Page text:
Self-Imposed Limitations

[RING OF PHIRE: The Ring of Phire is a team of undergraduate fraternity and sorority members dedicated to delivering the messages of Phired Up Productions to their peers around the country.]

by Angela Mandala, Ring of Phire Member

roz-at-diamond-head-300x214I was reading the newspaper today and I came across a story about a woman names Roz Savage that rowed across the Atlantic Ocean by herself. All I could think was, “Wow! That is utterly amazing! I need to know more.” As I kept reading I found out that Roz gave up her job as an investment banker, her husband, and her red sports car for a 23-foot rowboat and a life filled with open-water experiences and speaking about environmental issues.  As I was reading this article, I found a quote from Roz that greatly inspired me:

“One of the things I learned on the Atlantic, when so many times I thought I’d hit my limit and just couldn’t stand the discomfort, pain and boredom any longer, I discovered because I had no choice but to hang on, that most of the limitations that I thought I had were entirely self-imposed.”

I began to think, “How many of my limitations are self-imposed?” Honestly, probably the majority of all of our limitations are self-imposed. How many times have you thought, “Wow this is a great idea, but it will never happen?”  To make a difference in the world, you need to push past those limitations.

For instance, I have thought countless times about how I hate the way my college sorority community does recruitment. I think it is ridiculous that we can’t talk to potential new members outside of all-Greek events until after recruitment is over. I think it is ridiculous the amount of money that chapters on my campus spend on recruitment when we could be doing small, everyday activities and creating relationships with new members on a much more personal level. I think without all the hoopla of structured, formal recruitment that our Panhellenic Council could use their time more wisely and gauge the interest of higher quantities of high quality women. I believe the whole process is incredibly fake and by changing it to a more Dynamic Recruitment, women on my campus would be able to see how real the sorority women are and what a difference they really do make.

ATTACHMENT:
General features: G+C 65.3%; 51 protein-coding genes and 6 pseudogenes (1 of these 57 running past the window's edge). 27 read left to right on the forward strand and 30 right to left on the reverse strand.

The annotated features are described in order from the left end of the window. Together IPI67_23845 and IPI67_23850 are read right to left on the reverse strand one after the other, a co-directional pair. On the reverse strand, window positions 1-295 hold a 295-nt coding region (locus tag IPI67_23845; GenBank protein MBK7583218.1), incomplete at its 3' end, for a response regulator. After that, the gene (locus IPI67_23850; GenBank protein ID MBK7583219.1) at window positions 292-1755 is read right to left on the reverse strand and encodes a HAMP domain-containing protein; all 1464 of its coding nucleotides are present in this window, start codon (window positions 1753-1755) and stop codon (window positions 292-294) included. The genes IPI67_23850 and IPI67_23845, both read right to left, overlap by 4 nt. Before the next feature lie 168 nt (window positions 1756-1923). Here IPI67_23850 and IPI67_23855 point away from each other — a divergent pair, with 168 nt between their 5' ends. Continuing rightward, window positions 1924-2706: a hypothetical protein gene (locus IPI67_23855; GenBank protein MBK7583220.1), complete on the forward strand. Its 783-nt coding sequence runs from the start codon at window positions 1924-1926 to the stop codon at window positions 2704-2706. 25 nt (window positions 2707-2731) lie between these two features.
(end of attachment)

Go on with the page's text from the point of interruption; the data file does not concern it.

So why haven’t I stood up before to push for change?  I thought I could never make a difference; that recruitment has been done this way for so long on my campus, that it is never going to change. I now believe that is an incredibly self-imposed limitation and seeing that now, I can work hard to make recruitment and Greek Life much better on my campus. I actually have a meeting tonight about how recruitment went this year on my campus, and I cannot wait to bring up my ideas!

My message to you is to think about your limitations and how many of them are self-imposed. I challenge you to break down those self-imposed barriers and make a difference in your chapter and your Greek Community. Imagine if we all got rid of our self-imposed limitations how much we could accomplish!

Article Citation:
McManis, Sam. “Rowing Solo for Others.” Chronical Times 30 Sept. 2010, Accent, B sec.: B1-B2. Print.

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